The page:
Self-proclaimed “philanthropic, charitable” US foundations are just as guilty. They probably provide far more significant than EU funding, but their secretive networks make that hard to ascertain. Foundation support for the agro-ecology Alliance for Food Sovereignty in Africa helps illustrate how all this works.

AFSA is a pan-African alliance of organizations committed to “resisting” the “corporate industrialization” of African agriculture. It claims the use of modern agricultural technologies like pesticides for crop protection, chemical fertilizers, and genetically modified crops for drought and insect resistance and higher yields will result in “massive land grabs, destruction of indigenous biodiversity and ecosystems, displacement of indigenous peoples … and the destruction of their livelihoods and cultures.”

AFSA’s core members include activist pressure groups that espouse an even broader variety of anti-capitalist, anti-technology, radical environmentalist goals and philosophies. Among the more notable and notorious ones are The African Biodiversity Network, African Center for Biodiversity, GroundSwell International, Friends of the Earth (FOE), and La Via Campensina Africa. These organizations work together to plan and support pro-organic, anti-biotech campaigns, and provide financial management and expertise in furthering AFSA principles. Letting them retain tax-exempt status is a travesty.

Core member La Via Campensina Africa (The Peasant Way – Africa), for example, is a radical, proponent of anti-technology agro-ecology. It rejects modern farming technologies: crop protection pesticides and herbicides, fertilizers for nutrient-depleted soils, and even biotech replacements for bananas, cassava and other crops that have been all but destroyed by viruses and diseases. It also advocates an anti-free market program of peasant-centric subsistence agriculture that largely limits farmers to backbreaking organic agricultural farming methods, and selling to local markets.

Agro-ecology farmers are largely limited to those local markets, in part because they cannot raise enough crops for export to wider markets like Europe – while other produce is blocked because many EU nations ban the import of crops that are so much as tainted by glyphosate, neonicotinoids or biotech pollen.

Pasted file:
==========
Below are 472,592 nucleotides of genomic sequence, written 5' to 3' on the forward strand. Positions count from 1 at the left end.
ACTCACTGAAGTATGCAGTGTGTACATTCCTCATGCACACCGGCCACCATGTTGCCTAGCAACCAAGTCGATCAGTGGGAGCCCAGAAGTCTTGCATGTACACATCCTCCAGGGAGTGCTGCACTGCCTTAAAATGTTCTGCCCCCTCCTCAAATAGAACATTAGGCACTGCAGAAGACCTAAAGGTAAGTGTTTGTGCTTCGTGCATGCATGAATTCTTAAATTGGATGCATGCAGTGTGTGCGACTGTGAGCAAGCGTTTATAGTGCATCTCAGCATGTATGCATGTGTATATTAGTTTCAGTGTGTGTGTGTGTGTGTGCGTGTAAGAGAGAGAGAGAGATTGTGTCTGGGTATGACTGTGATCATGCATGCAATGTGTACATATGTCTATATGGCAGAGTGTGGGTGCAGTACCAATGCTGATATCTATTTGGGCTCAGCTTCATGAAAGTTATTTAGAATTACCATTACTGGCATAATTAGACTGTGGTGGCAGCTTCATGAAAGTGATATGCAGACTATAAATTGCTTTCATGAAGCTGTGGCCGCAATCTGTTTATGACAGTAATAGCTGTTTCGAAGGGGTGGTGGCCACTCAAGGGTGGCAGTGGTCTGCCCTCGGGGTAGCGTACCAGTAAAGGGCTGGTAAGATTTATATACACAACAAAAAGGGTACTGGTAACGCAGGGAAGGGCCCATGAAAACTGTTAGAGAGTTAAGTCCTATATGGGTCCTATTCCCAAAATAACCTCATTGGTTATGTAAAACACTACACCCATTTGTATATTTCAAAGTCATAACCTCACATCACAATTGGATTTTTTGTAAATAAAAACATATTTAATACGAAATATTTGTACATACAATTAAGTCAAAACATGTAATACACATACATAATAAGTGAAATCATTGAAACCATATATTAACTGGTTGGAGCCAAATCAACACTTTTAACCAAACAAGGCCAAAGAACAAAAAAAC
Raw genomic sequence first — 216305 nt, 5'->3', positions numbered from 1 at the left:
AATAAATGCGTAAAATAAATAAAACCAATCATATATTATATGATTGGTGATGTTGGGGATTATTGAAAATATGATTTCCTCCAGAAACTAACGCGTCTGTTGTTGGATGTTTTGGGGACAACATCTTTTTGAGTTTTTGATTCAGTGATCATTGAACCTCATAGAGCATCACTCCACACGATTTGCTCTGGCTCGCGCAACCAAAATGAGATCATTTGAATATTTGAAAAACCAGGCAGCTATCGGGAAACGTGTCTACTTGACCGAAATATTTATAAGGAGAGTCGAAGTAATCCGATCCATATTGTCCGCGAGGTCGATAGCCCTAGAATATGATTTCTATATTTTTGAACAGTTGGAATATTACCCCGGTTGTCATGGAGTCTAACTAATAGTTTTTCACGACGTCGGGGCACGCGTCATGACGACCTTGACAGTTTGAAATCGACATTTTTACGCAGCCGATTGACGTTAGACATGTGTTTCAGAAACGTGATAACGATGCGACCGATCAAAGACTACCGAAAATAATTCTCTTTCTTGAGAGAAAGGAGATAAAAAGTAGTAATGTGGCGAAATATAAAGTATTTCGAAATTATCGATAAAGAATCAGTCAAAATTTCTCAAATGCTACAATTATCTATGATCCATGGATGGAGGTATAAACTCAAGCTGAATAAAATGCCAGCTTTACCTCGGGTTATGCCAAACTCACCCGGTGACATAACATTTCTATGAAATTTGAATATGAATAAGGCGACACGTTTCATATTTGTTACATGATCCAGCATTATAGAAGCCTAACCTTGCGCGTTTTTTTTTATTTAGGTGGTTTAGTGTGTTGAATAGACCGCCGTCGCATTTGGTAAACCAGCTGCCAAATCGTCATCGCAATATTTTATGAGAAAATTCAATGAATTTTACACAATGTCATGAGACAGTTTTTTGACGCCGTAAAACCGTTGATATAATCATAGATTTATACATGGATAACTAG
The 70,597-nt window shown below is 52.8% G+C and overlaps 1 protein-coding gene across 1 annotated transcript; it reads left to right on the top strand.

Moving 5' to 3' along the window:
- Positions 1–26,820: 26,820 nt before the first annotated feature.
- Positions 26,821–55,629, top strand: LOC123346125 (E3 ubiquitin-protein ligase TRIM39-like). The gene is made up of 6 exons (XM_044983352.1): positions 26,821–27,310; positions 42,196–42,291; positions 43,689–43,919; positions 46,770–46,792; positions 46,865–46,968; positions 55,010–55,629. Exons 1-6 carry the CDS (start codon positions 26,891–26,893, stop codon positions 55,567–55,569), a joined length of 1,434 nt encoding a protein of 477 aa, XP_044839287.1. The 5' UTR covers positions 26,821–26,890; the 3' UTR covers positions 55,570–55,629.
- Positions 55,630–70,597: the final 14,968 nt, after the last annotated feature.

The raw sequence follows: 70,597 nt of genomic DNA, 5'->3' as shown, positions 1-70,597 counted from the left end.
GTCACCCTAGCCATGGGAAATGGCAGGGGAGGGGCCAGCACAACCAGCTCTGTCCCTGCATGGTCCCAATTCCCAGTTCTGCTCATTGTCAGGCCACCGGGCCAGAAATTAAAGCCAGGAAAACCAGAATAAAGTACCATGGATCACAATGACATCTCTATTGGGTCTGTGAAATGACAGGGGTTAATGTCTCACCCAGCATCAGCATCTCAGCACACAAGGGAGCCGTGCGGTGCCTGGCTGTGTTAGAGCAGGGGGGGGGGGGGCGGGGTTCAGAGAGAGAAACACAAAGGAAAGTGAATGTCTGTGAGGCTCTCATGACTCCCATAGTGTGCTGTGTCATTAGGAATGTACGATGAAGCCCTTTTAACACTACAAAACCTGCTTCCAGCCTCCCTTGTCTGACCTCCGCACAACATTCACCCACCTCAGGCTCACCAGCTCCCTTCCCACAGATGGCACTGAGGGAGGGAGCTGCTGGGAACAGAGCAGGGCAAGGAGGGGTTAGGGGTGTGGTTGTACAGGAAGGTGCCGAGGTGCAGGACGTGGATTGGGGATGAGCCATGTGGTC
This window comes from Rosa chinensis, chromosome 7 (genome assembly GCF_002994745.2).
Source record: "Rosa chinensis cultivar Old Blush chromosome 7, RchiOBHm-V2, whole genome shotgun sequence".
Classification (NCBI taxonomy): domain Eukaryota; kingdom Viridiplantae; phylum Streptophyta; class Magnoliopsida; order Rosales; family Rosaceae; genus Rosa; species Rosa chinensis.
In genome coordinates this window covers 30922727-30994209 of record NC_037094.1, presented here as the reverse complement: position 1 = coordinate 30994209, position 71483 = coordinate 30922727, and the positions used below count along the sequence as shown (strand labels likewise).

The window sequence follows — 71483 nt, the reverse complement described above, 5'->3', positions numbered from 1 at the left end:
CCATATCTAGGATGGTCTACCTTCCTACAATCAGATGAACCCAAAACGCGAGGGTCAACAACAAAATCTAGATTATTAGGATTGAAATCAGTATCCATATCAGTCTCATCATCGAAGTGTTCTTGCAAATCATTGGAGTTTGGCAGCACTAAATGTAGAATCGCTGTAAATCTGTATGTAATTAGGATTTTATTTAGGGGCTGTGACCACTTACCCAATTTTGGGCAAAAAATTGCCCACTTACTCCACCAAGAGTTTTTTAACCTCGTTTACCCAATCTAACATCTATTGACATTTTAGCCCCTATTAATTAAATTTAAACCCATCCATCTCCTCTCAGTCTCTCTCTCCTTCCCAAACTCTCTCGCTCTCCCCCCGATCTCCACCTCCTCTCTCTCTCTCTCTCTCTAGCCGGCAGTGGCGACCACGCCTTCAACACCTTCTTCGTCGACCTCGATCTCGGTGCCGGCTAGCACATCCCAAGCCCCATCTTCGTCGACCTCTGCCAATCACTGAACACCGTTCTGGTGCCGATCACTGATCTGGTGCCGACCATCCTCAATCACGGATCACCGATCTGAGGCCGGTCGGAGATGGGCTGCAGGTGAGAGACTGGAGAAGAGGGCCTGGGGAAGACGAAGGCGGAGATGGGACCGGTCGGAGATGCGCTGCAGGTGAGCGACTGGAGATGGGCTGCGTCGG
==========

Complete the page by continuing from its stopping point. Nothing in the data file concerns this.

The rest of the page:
The US-based AgroEcology Fund (AEF) helped to launch and continues to support the AFSA. It acts as a pass-through fund of funds to hide sources, and helps to coordinate, direct and manage giving to outfits like AFSA. The AEF also partners with AFSA and other organizations such as the Center for Food Safety (CFS), to battle “the industrial model” and promote organic farming.

The AgroEcology Fund directly gave the Alliance for Food Sovereignty in Africa in 2015 $200,000 and has given it some $500,000 overall (and possibly more via clandestine means). That may not sound like much, but such funds pay for 10-100 times more hourly wages and activism in Africa than they would in USA. In 2017, the AEF and AFSA worked together on a campaign to prevent biotech seed patent protections laws from being enforced in Africa.

The AEF was created by three wealthy American foundations, the Christensen Fund, the New Fields Foundation, the Swift Foundation and a donor who remains unknown. AEF programs and funding are overseen by New Venture Fund, which was created to help “philanthropists” better direct funds to projects and programs in line with their neo-colonialist goals; the NVF is managed by Arabella Advisors.

Ironically and perversely, the foundations that funded AEF’s creation are rooted in money generated in innovation, industry and technology. Now AEF and its foundation backers battle agricultural innovation and keep African farmers mired in farming practices that can feed few people, and can successfully battle few crop-devouring insect pests, much less protect crops against recurrent locust plagues.

Equally perverse, rich countries have abundant food – traditional, modern and organic. Meanwhile, poor countries are saddled with barely enough food, no safety net for all those times when droughts or insects destroy crops, and diktats from ultra-wealthy foundations and pressure groups that tell farmers they should be happy to engage in dawn-to-dusk subsistence farming, ox-drawn plowing, stoop labor, banging on metal pans to drive the locust hordes away, and living on the verge of starvation.